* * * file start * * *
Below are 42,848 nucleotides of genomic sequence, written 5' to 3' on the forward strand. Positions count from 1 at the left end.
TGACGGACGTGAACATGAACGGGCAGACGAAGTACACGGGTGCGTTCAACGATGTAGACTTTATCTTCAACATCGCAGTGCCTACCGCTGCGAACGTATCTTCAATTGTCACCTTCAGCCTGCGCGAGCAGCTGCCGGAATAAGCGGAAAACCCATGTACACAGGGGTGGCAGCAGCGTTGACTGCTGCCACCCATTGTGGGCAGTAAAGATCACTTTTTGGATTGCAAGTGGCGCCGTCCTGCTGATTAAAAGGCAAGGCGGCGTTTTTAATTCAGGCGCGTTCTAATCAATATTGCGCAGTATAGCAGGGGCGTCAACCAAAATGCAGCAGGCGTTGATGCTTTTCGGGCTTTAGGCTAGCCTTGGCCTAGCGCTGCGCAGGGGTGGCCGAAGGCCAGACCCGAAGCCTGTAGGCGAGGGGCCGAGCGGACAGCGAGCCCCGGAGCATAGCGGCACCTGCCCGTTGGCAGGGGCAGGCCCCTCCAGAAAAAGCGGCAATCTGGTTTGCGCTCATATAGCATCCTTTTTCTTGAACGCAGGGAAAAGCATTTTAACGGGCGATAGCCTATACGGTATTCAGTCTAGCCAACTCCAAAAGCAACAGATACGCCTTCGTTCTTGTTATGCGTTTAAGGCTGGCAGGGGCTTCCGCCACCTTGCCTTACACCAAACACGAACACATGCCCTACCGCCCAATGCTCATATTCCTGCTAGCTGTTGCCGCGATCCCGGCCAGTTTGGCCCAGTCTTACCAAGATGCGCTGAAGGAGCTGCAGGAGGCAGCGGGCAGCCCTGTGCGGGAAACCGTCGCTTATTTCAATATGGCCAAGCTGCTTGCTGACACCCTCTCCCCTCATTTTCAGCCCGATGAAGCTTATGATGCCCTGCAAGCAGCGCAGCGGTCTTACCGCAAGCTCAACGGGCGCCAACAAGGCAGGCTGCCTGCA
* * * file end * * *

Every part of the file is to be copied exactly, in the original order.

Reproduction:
Below are 42,848 nucleotides of genomic sequence, written 5' to 3' on the forward strand. Positions count from 1 at the left end.
TGACGGACGTGAACATGAACGGGCAGACGAAGTACACGGGTGCGTTCAACGATGTAGACTTTATCTTCAACATCGCAGTGCCTACCGCTGCGAACGTATCTTCAATTGTCACCTTCAGCCTGCGCGAGCAGCTGCCGGAATAAGCGGAAAACCCATGTACACAGGGGTGGCAGCAGCGTTGACTGCTGCCACCCATTGTGGGCAGTAAAGATCACTTTTTGGATTGCAAGTGGCGCCGTCCTGCTGATTAAAAGGCAAGGCGGCGTTTTTAATTCAGGCGCGTTCTAATCAATATTGCGCAGTATAGCAGGGGCGTCAACCAAAATGCAGCAGGCGTTGATGCTTTTCGGGCTTTAGGCTAGCCTTGGCCTAGCGCTGCGCAGGGGTGGCCGAAGGCCAGACCCGAAGCCTGTAGGCGAGGGGCCGAGCGGACAGCGAGCCCCGGAGCATAGCGGCACCTGCCCGTTGGCAGGGGCAGGCCCCTCCAGAAAAAGCGGCAATCTGGTTTGCGCTCATATAGCATCCTTTTTCTTGAACGCAGGGAAAAGCATTTTAACGGGCGATAGCCTATACGGTATTCAGTCTAGCCAACTCCAAAAGCAACAGATACGCCTTCGTTCTTGTTATGCGTTTAAGGCTGGCAGGGGCTTCCGCCACCTTGCCTTACACCAAACACGAACACATGCCCTACCGCCCAATGCTCATATTCCTGCTAGCTGTTGCCGCGATCCCGGCCAGTTTGGCCCAGTCTTACCAAGATGCGCTGAAGGAGCTGCAGGAGGCAGCGGGCAGCCCTGTGCGGGAAACCGTCGCTTATTTCAATATGGCCAAGCTGCTTGCTGACACCCTCTCCCCTCATTTTCAGCCCGATGAAGCTTATGATGCCCTGCAAGCAGCGCAGCGGTCTTACCGCAAGCTCAACGGGCGCCAACAAGGCAGGCTGCCTGCA